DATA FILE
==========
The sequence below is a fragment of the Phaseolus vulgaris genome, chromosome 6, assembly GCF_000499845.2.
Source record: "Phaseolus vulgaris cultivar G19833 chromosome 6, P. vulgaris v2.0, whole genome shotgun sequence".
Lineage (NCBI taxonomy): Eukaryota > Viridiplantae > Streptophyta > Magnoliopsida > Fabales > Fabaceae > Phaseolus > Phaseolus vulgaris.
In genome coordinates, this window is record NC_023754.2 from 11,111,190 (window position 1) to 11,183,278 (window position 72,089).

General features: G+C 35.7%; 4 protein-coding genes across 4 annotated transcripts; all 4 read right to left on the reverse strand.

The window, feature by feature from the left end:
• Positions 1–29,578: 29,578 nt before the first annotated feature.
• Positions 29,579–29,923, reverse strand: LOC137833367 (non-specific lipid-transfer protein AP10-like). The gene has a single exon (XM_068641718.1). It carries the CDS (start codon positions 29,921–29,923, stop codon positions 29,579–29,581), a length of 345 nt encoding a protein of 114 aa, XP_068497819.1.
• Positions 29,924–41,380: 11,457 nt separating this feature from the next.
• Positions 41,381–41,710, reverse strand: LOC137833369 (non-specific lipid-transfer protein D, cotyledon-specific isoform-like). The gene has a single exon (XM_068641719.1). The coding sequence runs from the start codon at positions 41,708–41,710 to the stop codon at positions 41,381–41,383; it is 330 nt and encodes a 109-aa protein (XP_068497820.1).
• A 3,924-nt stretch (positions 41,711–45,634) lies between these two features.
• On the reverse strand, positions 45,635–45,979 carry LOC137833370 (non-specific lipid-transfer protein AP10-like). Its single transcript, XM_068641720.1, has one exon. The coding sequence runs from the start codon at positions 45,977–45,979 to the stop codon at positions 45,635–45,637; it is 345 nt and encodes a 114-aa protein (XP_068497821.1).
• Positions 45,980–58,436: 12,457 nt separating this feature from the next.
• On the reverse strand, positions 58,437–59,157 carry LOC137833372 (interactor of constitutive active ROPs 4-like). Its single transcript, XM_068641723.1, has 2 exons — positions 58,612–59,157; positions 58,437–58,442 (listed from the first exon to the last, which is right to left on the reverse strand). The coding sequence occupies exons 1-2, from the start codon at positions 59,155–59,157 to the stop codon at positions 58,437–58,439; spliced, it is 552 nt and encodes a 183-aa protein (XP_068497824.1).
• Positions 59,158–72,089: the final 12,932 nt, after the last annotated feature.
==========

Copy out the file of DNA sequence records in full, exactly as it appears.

The sequence below is a fragment of the Phaseolus vulgaris genome, chromosome 6, assembly GCF_000499845.2.
Source record: "Phaseolus vulgaris cultivar G19833 chromosome 6, P. vulgaris v2.0, whole genome shotgun sequence".
Lineage (NCBI taxonomy): Eukaryota > Viridiplantae > Streptophyta > Magnoliopsida > Fabales > Fabaceae > Phaseolus > Phaseolus vulgaris.
In genome coordinates, this window is record NC_023754.2 from 11,111,190 (window position 1) to 11,183,278 (window position 72,089).

General features: G+C 35.7%; 4 protein-coding genes across 4 annotated transcripts; all 4 read right to left on the reverse strand.

The window, feature by feature from the left end:
• Positions 1–29,578: 29,578 nt before the first annotated feature.
• Positions 29,579–29,923, reverse strand: LOC137833367 (non-specific lipid-transfer protein AP10-like). The gene has a single exon (XM_068641718.1). It carries the CDS (start codon positions 29,921–29,923, stop codon positions 29,579–29,581), a length of 345 nt encoding a protein of 114 aa, XP_068497819.1.
• Positions 29,924–41,380: 11,457 nt separating this feature from the next.
• Positions 41,381–41,710, reverse strand: LOC137833369 (non-specific lipid-transfer protein D, cotyledon-specific isoform-like). The gene has a single exon (XM_068641719.1). The coding sequence runs from the start codon at positions 41,708–41,710 to the stop codon at positions 41,381–41,383; it is 330 nt and encodes a 109-aa protein (XP_068497820.1).
• A 3,924-nt stretch (positions 41,711–45,634) lies between these two features.
• On the reverse strand, positions 45,635–45,979 carry LOC137833370 (non-specific lipid-transfer protein AP10-like). Its single transcript, XM_068641720.1, has one exon. The coding sequence runs from the start codon at positions 45,977–45,979 to the stop codon at positions 45,635–45,637; it is 345 nt and encodes a 114-aa protein (XP_068497821.1).
• Positions 45,980–58,436: 12,457 nt separating this feature from the next.
• On the reverse strand, positions 58,437–59,157 carry LOC137833372 (interactor of constitutive active ROPs 4-like). Its single transcript, XM_068641723.1, has 2 exons — positions 58,612–59,157; positions 58,437–58,442 (listed from the first exon to the last, which is right to left on the reverse strand). The coding sequence occupies exons 1-2, from the start codon at positions 59,155–59,157 to the stop codon at positions 58,437–58,439; spliced, it is 552 nt and encodes a 183-aa protein (XP_068497824.1).
• Positions 59,158–72,089: the final 12,932 nt, after the last annotated feature.